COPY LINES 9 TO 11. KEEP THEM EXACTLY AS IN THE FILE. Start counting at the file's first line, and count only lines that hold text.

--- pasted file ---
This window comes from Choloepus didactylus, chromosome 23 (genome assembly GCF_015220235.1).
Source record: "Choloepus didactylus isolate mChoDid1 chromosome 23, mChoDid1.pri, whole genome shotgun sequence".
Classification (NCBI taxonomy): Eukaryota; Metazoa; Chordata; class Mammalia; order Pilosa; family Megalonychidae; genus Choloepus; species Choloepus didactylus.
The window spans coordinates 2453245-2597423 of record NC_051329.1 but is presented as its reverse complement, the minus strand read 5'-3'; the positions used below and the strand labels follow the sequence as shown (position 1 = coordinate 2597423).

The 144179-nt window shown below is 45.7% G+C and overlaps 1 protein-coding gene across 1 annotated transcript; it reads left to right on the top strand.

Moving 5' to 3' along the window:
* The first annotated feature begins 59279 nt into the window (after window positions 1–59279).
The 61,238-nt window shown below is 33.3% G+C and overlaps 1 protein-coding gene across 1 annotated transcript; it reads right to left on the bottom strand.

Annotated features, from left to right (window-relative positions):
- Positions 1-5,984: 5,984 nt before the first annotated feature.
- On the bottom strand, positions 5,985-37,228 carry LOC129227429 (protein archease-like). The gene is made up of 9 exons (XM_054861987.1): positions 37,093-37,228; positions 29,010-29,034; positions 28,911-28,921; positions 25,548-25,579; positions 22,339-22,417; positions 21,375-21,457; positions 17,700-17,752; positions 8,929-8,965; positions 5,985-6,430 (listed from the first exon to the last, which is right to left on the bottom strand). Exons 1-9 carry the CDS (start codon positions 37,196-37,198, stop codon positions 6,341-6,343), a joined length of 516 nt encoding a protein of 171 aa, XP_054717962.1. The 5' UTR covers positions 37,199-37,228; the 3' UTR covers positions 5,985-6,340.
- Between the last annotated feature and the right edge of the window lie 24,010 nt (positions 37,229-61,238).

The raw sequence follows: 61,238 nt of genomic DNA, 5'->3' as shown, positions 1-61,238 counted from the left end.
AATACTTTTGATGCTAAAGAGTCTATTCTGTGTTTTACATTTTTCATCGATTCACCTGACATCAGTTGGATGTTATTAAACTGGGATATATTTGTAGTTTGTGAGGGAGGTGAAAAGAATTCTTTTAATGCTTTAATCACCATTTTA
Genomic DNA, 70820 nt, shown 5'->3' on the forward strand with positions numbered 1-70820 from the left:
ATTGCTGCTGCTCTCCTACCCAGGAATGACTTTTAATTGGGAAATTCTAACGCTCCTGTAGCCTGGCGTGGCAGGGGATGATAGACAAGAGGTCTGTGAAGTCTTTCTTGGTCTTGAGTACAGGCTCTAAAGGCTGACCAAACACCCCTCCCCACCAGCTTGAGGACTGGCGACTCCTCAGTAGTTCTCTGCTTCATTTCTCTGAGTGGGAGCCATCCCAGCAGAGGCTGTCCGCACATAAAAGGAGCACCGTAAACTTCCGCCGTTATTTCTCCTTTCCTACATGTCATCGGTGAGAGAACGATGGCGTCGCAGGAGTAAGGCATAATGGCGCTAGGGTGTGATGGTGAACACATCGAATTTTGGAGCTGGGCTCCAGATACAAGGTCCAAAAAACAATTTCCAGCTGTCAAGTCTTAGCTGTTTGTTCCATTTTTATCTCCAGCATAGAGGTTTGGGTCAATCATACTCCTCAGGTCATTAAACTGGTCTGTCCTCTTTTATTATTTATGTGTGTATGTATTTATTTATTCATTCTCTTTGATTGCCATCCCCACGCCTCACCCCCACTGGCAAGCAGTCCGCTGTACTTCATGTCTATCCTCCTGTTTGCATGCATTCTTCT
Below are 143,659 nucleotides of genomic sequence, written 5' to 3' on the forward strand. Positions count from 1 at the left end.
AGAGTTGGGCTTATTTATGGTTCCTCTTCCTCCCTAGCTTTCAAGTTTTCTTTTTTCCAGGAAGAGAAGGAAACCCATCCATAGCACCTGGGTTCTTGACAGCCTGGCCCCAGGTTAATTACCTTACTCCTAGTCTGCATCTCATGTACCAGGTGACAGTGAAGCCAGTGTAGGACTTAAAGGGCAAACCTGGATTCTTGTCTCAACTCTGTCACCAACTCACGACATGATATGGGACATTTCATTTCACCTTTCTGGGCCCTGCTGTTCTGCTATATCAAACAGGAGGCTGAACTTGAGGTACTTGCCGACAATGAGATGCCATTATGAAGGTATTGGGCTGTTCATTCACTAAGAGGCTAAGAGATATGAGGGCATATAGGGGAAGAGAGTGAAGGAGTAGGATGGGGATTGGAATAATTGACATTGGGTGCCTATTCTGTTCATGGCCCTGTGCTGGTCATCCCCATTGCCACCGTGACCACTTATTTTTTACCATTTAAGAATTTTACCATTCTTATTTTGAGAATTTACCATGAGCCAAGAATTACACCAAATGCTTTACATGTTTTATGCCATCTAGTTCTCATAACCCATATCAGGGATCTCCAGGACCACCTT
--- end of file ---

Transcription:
Annotated features, from left to right (window-relative positions):
- Positions 1-5,984: 5,984 nt before the first annotated feature.
- On the bottom strand, positions 5,985-37,228 carry LOC129227429 (protein archease-like). The gene is made up of 9 exons (XM_054861987.1): positions 37,093-37,228; positions 29,010-29,034; positions 28,911-28,921; positions 25,548-25,579; positions 22,339-22,417; positions 21,375-21,457; positions 17,700-17,752; positions 8,929-8,965; positions 5,985-6,430 (listed from the first exon to the last, which is right to left on the bottom strand). Exons 1-9 carry the CDS (start codon positions 37,196-37,198, stop codon positions 6,341-6,343), a joined length of 516 nt encoding a protein of 171 aa, XP_054717962.1. The 5' UTR covers positions 37,199-37,228; the 3' UTR covers positions 5,985-6,340.